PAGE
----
Paul L. Caron

Tuesday, January 23, 2018

Law, Legal Education, And Imagining The Future

Michael Madison (Pittsburgh), For a New Year: An Invitation Regarding Law, Legal Education, and Imagining the Future, Part I:

Modern law schools were invented before modern law practice emerged.

I mean that statement as the first part of an invitation, rather than as the first part of an argument. The invitation, below and in several posts to follow, is to participate in conversations about the future of legal education in ways that integrate rather than distinguish several threads of concern and revision that have emerged over the last decade.

Conversations about the future of legal education necessarily include conversations about the future of law practice, legal services, and law itself. Some of those start with the somewhat stale questions:  What are US law professors doing, what should they be doing, and why? Those questions are still relevant and important, but they are no longer the only relevant questions, and they are not the only places to start. What about other legal educators, meaning those who teach and train in legal services worlds but who don’t teach the professional practice of law or the delivery of traditional legal services? What about those who are involved deeply in the production and distribution of law, legal services, and legal information but who are not, themselves, lawyers? Why start with current teachers; why not start with current or future students, or current or future clients, or current or future institutions, or current or future sets of values? Expand the communities of interest and identities of potential participants not only beyond elite US law schools, and not only beyond the private law firms that constitute BigLaw, but also beyond the US and beyond North America.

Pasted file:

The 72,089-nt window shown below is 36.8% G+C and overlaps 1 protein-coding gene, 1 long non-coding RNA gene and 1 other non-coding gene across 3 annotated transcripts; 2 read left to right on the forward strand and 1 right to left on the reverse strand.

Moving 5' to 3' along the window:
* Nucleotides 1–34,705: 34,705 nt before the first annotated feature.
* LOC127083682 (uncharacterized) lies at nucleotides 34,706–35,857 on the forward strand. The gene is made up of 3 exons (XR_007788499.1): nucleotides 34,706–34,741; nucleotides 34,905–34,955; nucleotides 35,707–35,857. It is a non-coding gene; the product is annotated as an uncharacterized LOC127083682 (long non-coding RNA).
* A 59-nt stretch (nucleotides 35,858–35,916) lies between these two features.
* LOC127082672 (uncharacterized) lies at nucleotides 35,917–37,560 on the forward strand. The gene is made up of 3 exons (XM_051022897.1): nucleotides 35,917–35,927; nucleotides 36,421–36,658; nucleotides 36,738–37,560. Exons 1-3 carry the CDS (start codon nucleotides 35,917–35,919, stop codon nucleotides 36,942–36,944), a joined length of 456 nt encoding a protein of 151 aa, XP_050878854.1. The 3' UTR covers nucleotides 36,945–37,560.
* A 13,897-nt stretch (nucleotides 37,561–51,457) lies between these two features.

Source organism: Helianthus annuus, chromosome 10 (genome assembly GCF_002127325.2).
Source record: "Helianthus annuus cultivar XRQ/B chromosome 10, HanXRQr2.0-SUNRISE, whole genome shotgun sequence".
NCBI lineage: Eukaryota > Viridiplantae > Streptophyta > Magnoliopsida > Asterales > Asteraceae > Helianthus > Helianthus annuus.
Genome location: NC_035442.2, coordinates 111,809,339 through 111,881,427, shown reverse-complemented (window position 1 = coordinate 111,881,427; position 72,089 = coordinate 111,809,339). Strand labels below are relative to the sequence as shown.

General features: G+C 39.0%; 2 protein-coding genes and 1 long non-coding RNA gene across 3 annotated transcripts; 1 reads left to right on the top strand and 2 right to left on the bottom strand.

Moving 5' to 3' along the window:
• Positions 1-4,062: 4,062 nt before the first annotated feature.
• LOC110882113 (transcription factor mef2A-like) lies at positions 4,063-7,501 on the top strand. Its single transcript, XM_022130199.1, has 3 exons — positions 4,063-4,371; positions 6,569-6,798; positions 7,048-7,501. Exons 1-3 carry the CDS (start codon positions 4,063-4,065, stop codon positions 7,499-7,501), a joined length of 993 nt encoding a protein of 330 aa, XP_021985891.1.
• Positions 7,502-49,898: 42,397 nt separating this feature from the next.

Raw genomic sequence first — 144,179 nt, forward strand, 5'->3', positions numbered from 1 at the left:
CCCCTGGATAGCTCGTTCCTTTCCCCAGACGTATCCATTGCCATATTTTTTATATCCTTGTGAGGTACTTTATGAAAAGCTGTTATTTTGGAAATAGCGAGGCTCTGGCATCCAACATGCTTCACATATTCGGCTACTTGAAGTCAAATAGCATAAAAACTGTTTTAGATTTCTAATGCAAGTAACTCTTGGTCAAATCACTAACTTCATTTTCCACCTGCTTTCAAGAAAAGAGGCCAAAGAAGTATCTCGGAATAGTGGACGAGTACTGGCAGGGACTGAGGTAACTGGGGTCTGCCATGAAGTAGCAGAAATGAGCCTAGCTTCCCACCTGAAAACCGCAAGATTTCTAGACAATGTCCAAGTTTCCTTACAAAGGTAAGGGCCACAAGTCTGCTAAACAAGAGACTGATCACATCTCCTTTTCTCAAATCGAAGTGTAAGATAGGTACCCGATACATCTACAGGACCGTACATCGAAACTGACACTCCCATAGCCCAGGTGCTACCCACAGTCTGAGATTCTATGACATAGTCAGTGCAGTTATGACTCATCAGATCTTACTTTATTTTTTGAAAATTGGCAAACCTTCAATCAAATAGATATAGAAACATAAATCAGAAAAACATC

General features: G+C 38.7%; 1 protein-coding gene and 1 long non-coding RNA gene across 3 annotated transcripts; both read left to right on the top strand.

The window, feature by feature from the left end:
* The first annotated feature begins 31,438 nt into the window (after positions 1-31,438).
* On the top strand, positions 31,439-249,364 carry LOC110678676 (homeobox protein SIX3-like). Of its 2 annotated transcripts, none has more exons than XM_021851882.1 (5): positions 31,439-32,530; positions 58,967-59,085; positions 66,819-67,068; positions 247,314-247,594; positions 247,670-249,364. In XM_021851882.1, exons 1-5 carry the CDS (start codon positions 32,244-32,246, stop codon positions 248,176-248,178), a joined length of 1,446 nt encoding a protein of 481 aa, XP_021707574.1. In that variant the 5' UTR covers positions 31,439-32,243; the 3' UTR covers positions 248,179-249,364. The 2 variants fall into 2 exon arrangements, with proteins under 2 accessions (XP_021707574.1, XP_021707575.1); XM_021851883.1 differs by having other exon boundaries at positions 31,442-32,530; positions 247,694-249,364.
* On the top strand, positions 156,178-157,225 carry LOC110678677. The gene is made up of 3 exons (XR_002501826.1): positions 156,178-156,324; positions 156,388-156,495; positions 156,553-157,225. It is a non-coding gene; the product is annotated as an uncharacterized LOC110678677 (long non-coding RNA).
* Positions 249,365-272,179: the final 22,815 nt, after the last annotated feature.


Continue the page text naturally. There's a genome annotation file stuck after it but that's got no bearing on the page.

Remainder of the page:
The invitation goes out, in short, to a much broader audience than US law professors, and it is framed in broad but pragmatic terms. By design, it is an invitation to action, rather than an invitation to more scholarly or research-oriented dialogue.  I am sending it out on my own in the hope that there are other people out there who, like me, have been chipping away at legal education innovation in small parts for a long time, anticipating – or just speculating – that small contributions might scale or build toward a more substantial new form and vision of law and legal education.  That hasn’t happened.  Yet.  My hope is that a group of people with similar tendencies to speculate might self-organize around shared interests.

This post consists largely of setting out some premises and background. Four posts to come advance the agenda. The theme is change, and how to move beyond local reforms to the possibility of larger-scale rethinking. Is it possible to reconceptualize an entirely new system of legal education, or set of systems, and then to set about enacting it? Why would one do that? What would the results look like? What would the process consist of? ...

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